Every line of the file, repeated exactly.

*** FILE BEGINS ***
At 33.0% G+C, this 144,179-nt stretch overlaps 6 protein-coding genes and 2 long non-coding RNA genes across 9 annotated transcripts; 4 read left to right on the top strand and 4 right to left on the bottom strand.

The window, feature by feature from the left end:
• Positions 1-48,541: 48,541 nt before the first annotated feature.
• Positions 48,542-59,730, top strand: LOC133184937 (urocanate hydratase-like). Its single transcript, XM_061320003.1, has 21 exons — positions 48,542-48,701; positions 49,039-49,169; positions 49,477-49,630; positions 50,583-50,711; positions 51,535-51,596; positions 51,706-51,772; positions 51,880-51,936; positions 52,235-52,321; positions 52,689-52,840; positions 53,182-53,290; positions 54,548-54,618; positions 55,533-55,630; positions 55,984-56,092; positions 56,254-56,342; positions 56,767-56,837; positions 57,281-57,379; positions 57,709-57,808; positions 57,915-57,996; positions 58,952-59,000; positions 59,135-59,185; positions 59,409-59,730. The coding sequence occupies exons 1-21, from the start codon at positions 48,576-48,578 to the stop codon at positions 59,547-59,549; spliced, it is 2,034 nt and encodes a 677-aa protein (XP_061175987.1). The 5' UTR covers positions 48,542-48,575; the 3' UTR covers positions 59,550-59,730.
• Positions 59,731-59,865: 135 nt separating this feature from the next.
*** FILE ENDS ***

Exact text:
At 33.0% G+C, this 144,179-nt stretch overlaps 6 protein-coding genes and 2 long non-coding RNA genes across 9 annotated transcripts; 4 read left to right on the top strand and 4 right to left on the bottom strand.

The window, feature by feature from the left end:
• Positions 1-48,541: 48,541 nt before the first annotated feature.
• Positions 48,542-59,730, top strand: LOC133184937 (urocanate hydratase-like). Its single transcript, XM_061320003.1, has 21 exons — positions 48,542-48,701; positions 49,039-49,169; positions 49,477-49,630; positions 50,583-50,711; positions 51,535-51,596; positions 51,706-51,772; positions 51,880-51,936; positions 52,235-52,321; positions 52,689-52,840; positions 53,182-53,290; positions 54,548-54,618; positions 55,533-55,630; positions 55,984-56,092; positions 56,254-56,342; positions 56,767-56,837; positions 57,281-57,379; positions 57,709-57,808; positions 57,915-57,996; positions 58,952-59,000; positions 59,135-59,185; positions 59,409-59,730. The coding sequence occupies exons 1-21, from the start codon at positions 48,576-48,578 to the stop codon at positions 59,547-59,549; spliced, it is 2,034 nt and encodes a 677-aa protein (XP_061175987.1). The 5' UTR covers positions 48,542-48,575; the 3' UTR covers positions 59,550-59,730.
• Positions 59,731-59,865: 135 nt separating this feature from the next.